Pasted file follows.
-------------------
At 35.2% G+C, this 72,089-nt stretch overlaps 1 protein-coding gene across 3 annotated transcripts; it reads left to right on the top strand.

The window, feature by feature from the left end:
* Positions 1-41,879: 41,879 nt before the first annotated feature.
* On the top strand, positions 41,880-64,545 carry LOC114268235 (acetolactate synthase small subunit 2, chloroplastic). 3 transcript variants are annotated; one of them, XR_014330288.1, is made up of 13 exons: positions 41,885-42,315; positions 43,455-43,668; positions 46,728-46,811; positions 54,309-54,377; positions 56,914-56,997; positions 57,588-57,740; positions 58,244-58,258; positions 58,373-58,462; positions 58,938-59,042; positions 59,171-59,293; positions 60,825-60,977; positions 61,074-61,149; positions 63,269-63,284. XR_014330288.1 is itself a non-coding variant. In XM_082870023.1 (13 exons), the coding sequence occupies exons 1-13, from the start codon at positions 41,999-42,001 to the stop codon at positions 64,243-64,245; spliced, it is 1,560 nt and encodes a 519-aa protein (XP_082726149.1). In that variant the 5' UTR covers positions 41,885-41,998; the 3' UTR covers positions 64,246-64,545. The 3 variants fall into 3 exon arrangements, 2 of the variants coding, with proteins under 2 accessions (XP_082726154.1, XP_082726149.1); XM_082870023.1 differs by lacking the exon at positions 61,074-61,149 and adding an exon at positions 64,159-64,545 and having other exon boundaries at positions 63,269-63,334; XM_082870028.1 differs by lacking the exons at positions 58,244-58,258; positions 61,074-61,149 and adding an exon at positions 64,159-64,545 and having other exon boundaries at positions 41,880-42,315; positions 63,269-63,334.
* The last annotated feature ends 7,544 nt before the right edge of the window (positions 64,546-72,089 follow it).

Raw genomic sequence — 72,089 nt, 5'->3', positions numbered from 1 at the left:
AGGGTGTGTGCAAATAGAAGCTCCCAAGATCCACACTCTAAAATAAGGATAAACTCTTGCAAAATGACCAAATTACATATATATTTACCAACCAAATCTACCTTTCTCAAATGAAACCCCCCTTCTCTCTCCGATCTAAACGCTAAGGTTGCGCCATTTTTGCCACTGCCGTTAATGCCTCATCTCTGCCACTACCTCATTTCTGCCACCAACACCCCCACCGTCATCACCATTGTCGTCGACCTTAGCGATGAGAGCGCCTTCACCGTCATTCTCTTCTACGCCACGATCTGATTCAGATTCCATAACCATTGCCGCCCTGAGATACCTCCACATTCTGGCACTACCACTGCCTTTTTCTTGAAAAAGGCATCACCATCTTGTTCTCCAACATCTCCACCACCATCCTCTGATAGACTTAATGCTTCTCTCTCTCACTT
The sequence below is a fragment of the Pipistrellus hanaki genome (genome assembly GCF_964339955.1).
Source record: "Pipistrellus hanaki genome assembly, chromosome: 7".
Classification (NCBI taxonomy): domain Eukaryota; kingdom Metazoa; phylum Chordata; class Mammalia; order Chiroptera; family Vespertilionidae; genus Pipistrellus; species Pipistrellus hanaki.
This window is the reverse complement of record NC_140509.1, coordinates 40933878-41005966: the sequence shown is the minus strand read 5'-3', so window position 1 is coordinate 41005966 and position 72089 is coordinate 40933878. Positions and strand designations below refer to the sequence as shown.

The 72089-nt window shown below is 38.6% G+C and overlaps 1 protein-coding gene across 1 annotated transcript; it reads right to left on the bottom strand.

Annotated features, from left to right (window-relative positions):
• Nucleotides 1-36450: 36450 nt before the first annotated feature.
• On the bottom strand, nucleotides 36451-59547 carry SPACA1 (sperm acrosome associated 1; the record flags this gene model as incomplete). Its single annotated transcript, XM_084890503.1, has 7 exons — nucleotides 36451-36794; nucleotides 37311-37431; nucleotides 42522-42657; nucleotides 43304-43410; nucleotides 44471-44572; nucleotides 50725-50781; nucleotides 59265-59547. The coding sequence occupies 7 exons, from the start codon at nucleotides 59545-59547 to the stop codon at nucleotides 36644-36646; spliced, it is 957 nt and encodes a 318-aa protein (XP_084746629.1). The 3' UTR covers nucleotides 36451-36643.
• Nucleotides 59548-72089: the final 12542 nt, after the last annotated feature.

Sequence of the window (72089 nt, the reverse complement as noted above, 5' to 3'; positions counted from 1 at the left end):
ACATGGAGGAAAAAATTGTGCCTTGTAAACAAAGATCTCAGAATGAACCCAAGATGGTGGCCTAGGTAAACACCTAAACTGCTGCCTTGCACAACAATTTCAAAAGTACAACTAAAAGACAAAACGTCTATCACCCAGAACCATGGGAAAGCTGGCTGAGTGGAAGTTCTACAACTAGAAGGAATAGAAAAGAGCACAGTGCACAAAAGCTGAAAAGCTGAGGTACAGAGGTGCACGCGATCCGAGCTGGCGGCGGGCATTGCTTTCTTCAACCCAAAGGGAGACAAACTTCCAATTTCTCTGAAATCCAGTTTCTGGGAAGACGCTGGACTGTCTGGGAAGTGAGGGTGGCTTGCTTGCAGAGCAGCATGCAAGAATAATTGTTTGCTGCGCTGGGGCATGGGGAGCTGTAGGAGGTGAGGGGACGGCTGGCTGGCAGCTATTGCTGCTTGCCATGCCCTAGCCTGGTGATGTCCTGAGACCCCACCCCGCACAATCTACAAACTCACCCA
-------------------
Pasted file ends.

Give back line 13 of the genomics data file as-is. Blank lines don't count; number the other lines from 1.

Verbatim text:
Annotated features, from left to right (window-relative positions):